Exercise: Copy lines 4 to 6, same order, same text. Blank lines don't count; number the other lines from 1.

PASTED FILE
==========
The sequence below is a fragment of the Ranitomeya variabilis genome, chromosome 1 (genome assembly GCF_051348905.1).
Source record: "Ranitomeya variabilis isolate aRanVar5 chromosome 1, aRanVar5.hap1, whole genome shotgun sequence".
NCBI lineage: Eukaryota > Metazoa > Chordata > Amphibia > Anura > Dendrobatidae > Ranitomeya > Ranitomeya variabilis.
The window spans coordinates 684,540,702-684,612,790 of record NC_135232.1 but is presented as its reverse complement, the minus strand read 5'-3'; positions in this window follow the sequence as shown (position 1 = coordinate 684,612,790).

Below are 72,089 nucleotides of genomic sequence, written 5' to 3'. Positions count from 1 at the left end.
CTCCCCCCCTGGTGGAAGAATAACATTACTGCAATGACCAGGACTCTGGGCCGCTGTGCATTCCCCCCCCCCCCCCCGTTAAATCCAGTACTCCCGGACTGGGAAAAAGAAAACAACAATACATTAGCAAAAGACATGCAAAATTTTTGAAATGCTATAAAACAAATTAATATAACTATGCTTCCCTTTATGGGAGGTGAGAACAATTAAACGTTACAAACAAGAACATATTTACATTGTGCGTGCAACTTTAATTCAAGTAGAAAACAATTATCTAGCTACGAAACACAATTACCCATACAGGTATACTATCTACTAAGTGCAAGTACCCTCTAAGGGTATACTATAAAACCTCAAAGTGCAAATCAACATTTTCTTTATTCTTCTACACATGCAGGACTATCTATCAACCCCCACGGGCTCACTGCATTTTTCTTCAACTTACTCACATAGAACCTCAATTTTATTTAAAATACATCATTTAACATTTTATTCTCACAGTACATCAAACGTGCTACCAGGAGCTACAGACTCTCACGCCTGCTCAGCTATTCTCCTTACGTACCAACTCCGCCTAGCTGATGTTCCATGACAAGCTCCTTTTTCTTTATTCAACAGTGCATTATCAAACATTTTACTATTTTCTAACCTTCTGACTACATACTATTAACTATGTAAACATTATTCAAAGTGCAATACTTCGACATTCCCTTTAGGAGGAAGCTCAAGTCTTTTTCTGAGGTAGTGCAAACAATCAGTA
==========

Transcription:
The window spans coordinates 684,540,702-684,612,790 of record NC_135232.1 but is presented as its reverse complement, the minus strand read 5'-3'; positions in this window follow the sequence as shown (position 1 = coordinate 684,612,790).

Below are 72,089 nucleotides of genomic sequence, written 5' to 3'. Positions count from 1 at the left end.
CTCCCCCCCTGGTGGAAGAATAACATTACTGCAATGACCAGGACTCTGGGCCGCTGTGCATTCCCCCCCCCCCCCCCGTTAAATCCAGTACTCCCGGACTGGGAAAAAGAAAACAACAATACATTAGCAAAAGACATGCAAAATTTTTGAAATGCTATAAAACAAATTAATATAACTATGCTTCCCTTTATGGGAGGTGAGAACAATTAAACGTTACAAACAAGAACATATTTACATTGTGCGTGCAACTTTAATTCAAGTAGAAAACAATTATCTAGCTACGAAACACAATTACCCATACAGGTATACTATCTACTAAGTGCAAGTACCCTCTAAGGGTATACTATAAAACCTCAAAGTGCAAATCAACATTTTCTTTATTCTTCTACACATGCAGGACTATCTATCAACCCCCACGGGCTCACTGCATTTTTCTTCAACTTACTCACATAGAACCTCAATTTTATTTAAAATACATCATTTAACATTTTATTCTCACAGTACATCAAACGTGCTACCAGGAGCTACAGACTCTCACGCCTGCTCAGCTATTCTCCTTACGTACCAACTCCGCCTAGCTGATGTTCCATGACAAGCTCCTTTTTCTTTATTCAACAGTGCATTATCAAACATTTTACTATTTTCTAACCTTCTGACTACATACTATTAACTATGTAAACATTATTCAAAGTGCAATACTTCGACATTCCCTTTAGGAGGAAGCTCAAGTCTTTTTCTGAGGTAGTGCAAACAATCAGTA